From Traditional Practice to Contract Attorney
If you want to leave the traditional practice of law, you are not alone. The problem is that it often feels like it is impossible to get hired in a non-law job once you have that law degree. We are stereotyped into the roles that we carve out through education or profession. The types of jobs often suggested--compliance, contract administration, and regulation--sound good, but my experience is that it isn't easy to land those jobs. But you have skills that are marketable and you can leave law sooner than later by working as an independent contractor. Contract work may be your way out of law! It could lead to the start of your own business, the pathway to full-time employment and a means of making a fairly decent full-time income (especially if you can land the right gig).
There are several elements that you must put into place to find contract work. You must identify your skills and identify what each skill means, functionally. The idea is to determine how to best market yourself. That involves two layers of analysis to break those skills we commonly identify on our resumes, down into descriptive phrases to pull out the discrete skills you don't initially think of.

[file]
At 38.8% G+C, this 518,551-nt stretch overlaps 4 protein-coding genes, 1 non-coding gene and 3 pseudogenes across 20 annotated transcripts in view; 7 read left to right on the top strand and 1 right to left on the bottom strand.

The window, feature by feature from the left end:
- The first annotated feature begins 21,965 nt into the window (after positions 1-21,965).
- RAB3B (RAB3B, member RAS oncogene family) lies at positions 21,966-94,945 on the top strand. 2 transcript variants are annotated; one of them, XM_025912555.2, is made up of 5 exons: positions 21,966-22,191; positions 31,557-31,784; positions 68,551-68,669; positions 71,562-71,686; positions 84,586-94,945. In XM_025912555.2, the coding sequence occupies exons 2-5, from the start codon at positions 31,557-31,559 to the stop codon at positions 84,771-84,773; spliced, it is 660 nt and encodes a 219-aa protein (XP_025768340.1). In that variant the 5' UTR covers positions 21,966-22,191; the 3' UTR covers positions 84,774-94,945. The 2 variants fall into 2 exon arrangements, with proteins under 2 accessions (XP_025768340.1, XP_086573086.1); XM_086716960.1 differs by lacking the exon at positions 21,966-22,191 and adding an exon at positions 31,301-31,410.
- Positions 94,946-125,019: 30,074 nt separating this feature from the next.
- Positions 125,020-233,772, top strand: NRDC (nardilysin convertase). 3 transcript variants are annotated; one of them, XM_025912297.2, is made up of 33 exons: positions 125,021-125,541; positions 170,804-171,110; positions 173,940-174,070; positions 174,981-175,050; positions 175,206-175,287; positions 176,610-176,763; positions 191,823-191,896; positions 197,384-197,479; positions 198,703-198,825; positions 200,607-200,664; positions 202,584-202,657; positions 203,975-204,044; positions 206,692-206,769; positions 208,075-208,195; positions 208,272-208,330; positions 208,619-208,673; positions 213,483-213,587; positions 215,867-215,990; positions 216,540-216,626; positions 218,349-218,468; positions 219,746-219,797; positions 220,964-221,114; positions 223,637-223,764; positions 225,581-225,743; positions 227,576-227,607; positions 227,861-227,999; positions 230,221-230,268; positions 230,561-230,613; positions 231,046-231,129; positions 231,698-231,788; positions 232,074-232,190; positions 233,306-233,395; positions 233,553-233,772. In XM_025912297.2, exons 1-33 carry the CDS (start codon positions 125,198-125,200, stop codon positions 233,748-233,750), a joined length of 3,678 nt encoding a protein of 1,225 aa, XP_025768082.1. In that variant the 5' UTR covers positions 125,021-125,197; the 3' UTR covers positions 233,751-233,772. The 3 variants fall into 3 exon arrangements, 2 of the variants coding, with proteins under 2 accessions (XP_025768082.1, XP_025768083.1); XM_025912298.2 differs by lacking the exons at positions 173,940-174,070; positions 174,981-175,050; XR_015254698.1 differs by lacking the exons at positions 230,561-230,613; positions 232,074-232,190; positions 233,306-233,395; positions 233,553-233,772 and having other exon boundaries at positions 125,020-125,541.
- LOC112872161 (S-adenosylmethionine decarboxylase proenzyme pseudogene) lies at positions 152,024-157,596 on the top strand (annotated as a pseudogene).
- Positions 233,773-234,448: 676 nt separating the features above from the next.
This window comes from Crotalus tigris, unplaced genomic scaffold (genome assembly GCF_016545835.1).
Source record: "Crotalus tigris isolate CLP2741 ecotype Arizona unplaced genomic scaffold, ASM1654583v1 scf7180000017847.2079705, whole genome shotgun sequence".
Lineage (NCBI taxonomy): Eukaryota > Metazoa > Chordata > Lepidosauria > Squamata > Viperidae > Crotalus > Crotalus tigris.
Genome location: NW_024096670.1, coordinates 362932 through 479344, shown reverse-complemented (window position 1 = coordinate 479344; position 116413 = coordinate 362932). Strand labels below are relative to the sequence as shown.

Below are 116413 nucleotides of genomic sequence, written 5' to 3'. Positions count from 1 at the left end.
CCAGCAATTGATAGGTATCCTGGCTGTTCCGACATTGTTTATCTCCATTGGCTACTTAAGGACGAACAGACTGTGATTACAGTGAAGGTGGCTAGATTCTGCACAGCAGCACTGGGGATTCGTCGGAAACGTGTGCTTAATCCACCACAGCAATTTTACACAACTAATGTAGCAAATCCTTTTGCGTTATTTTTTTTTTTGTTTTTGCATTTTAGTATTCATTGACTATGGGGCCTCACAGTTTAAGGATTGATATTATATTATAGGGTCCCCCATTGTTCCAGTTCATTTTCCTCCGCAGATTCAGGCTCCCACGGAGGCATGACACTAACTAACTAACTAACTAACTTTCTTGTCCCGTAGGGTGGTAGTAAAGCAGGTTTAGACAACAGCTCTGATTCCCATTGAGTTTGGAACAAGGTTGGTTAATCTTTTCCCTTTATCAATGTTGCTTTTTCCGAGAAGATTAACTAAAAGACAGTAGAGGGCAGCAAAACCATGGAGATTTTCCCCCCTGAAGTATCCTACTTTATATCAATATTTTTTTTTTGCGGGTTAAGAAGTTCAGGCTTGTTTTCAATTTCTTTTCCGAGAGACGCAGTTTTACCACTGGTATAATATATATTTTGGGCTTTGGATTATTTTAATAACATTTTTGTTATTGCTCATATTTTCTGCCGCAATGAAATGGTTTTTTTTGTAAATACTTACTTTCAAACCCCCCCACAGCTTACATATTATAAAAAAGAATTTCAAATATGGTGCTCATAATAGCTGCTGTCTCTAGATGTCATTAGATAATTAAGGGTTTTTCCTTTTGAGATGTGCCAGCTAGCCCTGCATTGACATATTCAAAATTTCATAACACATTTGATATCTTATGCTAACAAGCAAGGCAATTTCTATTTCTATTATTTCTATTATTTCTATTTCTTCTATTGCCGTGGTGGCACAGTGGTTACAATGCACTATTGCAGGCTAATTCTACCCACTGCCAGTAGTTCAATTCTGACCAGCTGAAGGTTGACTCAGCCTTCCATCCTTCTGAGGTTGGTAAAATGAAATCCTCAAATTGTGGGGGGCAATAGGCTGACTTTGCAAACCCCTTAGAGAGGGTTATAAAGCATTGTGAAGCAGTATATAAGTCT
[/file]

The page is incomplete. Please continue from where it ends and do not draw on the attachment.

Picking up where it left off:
Here is a breakdown of those steps you’ll need to take when deciding to transition out of the traditional practice of law:
1) Specifically Identify Your Skills:
Make a list of all the skills you have: Start broadly and then articulate what each skill actually involves.
List everything you know how to do: Were you a secretary, an engineer, or a waitress before law school? Do not neglect to list skills in any area, even those that are not law related or seem menial. You never know what skills might prove lucrative.
Define your skills: Look for adjectives to describe the actual work involved with each skill. For example: legal research and writing requires skills in investigation, issue spotting, and rule application. In breaking those down even further, you’re able to get at the heart of what you really know: it requires technical, persuasive, and creative writing skills.
The more you articulate your skills into precise definitions of your capabilities, the better you will be able to market yourself and find contract work.
2) Be Open To A Variety of Contract Opportunities:
Keep an open mind when searching for contract opportunities: Search for positions that can best use the skills you have. I was not ashamed to take on a role focused on legal transcription contracts because it allowed me to make good money while seeking research and writing contracts.
Don't get stuck looking for jobs in predefined areas. Be open to contract opportunities that you might not have initially considered.
Don't discount document review: There is nothing wrong with doing a little document review here and there. You may find it a completely satisfying and a reasonable choice with better work-life balance.
Don't assume that document review is the only option for contract work. There are tons of options for contract work. If you have a particular practice area or skill, chances are someone will pay you for you for your knowledge and time.